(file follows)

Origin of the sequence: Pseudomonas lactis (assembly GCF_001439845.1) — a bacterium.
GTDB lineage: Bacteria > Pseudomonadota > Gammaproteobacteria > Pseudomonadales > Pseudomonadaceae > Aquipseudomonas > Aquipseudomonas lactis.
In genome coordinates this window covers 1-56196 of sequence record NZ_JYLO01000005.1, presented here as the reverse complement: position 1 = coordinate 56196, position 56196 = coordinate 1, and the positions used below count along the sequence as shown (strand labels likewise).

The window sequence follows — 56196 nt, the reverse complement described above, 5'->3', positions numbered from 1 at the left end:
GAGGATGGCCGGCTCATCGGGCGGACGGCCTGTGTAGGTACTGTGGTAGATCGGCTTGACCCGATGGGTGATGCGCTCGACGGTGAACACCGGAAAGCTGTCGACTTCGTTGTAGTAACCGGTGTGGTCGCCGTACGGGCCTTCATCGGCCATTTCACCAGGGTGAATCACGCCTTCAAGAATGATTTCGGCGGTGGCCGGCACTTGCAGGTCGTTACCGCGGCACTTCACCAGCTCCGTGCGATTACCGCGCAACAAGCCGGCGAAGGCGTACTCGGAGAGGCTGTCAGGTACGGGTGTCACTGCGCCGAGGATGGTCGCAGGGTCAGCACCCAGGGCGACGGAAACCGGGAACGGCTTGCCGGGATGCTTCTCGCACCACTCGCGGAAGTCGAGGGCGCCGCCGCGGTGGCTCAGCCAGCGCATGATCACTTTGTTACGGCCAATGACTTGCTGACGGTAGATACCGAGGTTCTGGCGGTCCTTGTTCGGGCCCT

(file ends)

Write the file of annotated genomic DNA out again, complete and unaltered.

Origin of the sequence: Pseudomonas lactis (assembly GCF_001439845.1) — a bacterium.
GTDB lineage: Bacteria > Pseudomonadota > Gammaproteobacteria > Pseudomonadales > Pseudomonadaceae > Aquipseudomonas > Aquipseudomonas lactis.
In genome coordinates this window covers 1-56196 of sequence record NZ_JYLO01000005.1, presented here as the reverse complement: position 1 = coordinate 56196, position 56196 = coordinate 1, and the positions used below count along the sequence as shown (strand labels likewise).

The window sequence follows — 56196 nt, the reverse complement described above, 5'->3', positions numbered from 1 at the left end:
GAGGATGGCCGGCTCATCGGGCGGACGGCCTGTGTAGGTACTGTGGTAGATCGGCTTGACCCGATGGGTGATGCGCTCGACGGTGAACACCGGAAAGCTGTCGACTTCGTTGTAGTAACCGGTGTGGTCGCCGTACGGGCCTTCATCGGCCATTTCACCAGGGTGAATCACGCCTTCAAGAATGATTTCGGCGGTGGCCGGCACTTGCAGGTCGTTACCGCGGCACTTCACCAGCTCCGTGCGATTACCGCGCAACAAGCCGGCGAAGGCGTACTCGGAGAGGCTGTCAGGTACGGGTGTCACTGCGCCGAGGATGGTCGCAGGGTCAGCACCCAGGGCGACGGAAACCGGGAACGGCTTGCCGGGATGCTTCTCGCACCACTCGCGGAAGTCGAGGGCGCCGCCGCGGTGGCTCAGCCAGCGCATGATCACTTTGTTACGGCCAATGACTTGCTGACGGTAGATACCGAGGTTCTGGCGGTCCTTGTTCGGGCCCT